My Hands are yours

in God's Hands


When God said, “My hands are yours,”
I saw that I could heal any
creature in this world;

I saw that the divine beauty in each heart
is the root of all time
and space.

I was once a sleeping ocean
and in a dream became
jealous of a

A penny can be eyed in the street
and a war can break out
over it amongst
the poor.

Until we know that God lives in us
and we can see Him
a great poverty
we suffer.

Rabia of Basra (c. 717-801)
From Love Poems From God – Daniel Ladinsky

This poem is exquisite but what makes it all the more remarkable is its author

Rabia of Basra (c. 717- 801)

When God said, “My hands are yours,”
I saw that I could heal any creature in this world;
I saw that the divine beauty in each heart
is the root of all time
and space.

Rabia of Basra (c. 717- 801) is without doubt the most popular and influential of female Islamic saints and a central figure in the Sufi tradition. She was born nearly five hundred years before Rumi, and although it is rarely said, she, perhaps more than any other poet, influenced his writings.

Rabia grew up in a part of ancient Mesopotamia that is now Iraq. She was the fourth daughter of impoverished parents, and the story connected with her birth tells of the Prophet Muhammad appearing to her father in a dream to tell him that his daughter would be revered as a great saint.

The sensuousness of Rabia’s poetry may be a bit shocking to some, though it was probably more so in its original. Even conservative scholarly translations cannot get around its, at times, graphic eroticism. Many myths surround her life and poems, but one has been recently confirmed by one of the most respected contemporary spiritual teachers, and may well be a source of this sensuality. When Rabia was quite young, she became separated from her parents— perhaps they died—and while wandering homeless, she was literally stolen and sold into slavery. Because of her remarkable beauty, a famous brothel bought her for a large sum, and it is believed she lived and was forced to work as one might in a brothel for many years.
She wrote, “What a place for trials and transformation did my Lover put me, but never once did He look upon me as if I were impure. Dear sisters, all we do in this world, whatever happens, is bringing us closer to God.”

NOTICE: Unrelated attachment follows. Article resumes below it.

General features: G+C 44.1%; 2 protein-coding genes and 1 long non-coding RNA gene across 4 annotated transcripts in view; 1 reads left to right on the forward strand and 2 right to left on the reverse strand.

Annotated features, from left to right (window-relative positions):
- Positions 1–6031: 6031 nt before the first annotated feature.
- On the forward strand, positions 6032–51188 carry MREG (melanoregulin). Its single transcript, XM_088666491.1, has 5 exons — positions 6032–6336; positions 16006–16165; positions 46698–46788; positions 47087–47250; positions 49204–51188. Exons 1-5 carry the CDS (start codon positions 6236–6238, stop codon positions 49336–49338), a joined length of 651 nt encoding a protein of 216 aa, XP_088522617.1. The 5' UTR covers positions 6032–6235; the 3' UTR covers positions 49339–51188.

Rabia may be a timely spiritual voice for women of this century, especially for any woman (or man) who has had to suffer the emotionally crippling degradation of unwanted touch. She was both physically and sexually abused from an early age, yet still became one of the greatest women saints—and poets—known to history.

When she was about fifty she was given her freedom, most likely bought for her by a rich patron. The remaining years of her life were devoted to meditation and prayer, and she would often see visitors seeking guidance about their lives. Many miracles are attributed to her, and apparently she was offered large sums for curing people; I like a comment attributed to her when refusing a bag of gold: “Dear, if you leave that, flies will gather as if a horse just relieved himself, and I might slip in it while dancing.”

As this great woman once wrote:

Show me where it hurts, God said, and every cell in my body
burst into tears before His tender eyes. He has repaid me
though for all my suffering in a way I never wanted: The sun
is now in homage to my face, because it knows I have seen
God. But that was not His payment. The soul cannot describe
His gift. I just spoke about the sun like that because I like
beautiful words, and because it is true: Creation is in homage
to us.

‘From Love Poems From God’ – Daniel Ladinsky

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Filed under The Ramblings of a Reformed Ecclesiastic

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